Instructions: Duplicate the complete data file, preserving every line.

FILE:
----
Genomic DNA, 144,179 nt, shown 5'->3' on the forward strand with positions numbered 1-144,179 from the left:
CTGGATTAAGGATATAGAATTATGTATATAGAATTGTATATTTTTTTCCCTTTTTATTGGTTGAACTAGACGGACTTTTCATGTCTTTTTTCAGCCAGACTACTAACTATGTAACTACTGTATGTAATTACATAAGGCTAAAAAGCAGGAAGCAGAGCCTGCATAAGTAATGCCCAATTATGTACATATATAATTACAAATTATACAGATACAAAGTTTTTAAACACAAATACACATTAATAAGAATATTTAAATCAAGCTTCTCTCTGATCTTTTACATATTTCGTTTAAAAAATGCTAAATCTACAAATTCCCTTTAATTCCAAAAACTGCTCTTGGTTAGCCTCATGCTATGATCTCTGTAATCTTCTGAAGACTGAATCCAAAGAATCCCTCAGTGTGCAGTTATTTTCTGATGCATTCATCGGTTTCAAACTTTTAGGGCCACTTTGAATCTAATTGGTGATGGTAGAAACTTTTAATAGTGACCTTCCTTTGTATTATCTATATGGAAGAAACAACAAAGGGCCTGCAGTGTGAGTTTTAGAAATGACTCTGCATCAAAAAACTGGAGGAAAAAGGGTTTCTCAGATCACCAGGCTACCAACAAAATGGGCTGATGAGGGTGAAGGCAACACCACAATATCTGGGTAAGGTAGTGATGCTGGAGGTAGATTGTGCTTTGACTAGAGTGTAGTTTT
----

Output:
Genomic DNA, 144,179 nt, shown 5'->3' on the forward strand with positions numbered 1-144,179 from the left:
CTGGATTAAGGATATAGAATTATGTATATAGAATTGTATATTTTTTTCCCTTTTTATTGGTTGAACTAGACGGACTTTTCATGTCTTTTTTCAGCCAGACTACTAACTATGTAACTACTGTATGTAATTACATAAGGCTAAAAAGCAGGAAGCAGAGCCTGCATAAGTAATGCCCAATTATGTACATATATAATTACAAATTATACAGATACAAAGTTTTTAAACACAAATACACATTAATAAGAATATTTAAATCAAGCTTCTCTCTGATCTTTTACATATTTCGTTTAAAAAATGCTAAATCTACAAATTCCCTTTAATTCCAAAAACTGCTCTTGGTTAGCCTCATGCTATGATCTCTGTAATCTTCTGAAGACTGAATCCAAAGAATCCCTCAGTGTGCAGTTATTTTCTGATGCATTCATCGGTTTCAAACTTTTAGGGCCACTTTGAATCTAATTGGTGATGGTAGAAACTTTTAATAGTGACCTTCCTTTGTATTATCTATATGGAAGAAACAACAAAGGGCCTGCAGTGTGAGTTTTAGAAATGACTCTGCATCAAAAAACTGGAGGAAAAAGGGTTTCTCAGATCACCAGGCTACCAACAAAATGGGCTGATGAGGGTGAAGGCAACACCACAATATCTGGGTAAGGTAGTGATGCTGGAGGTAGATTGTGCTTTGACTAGAGTGTAGTTTT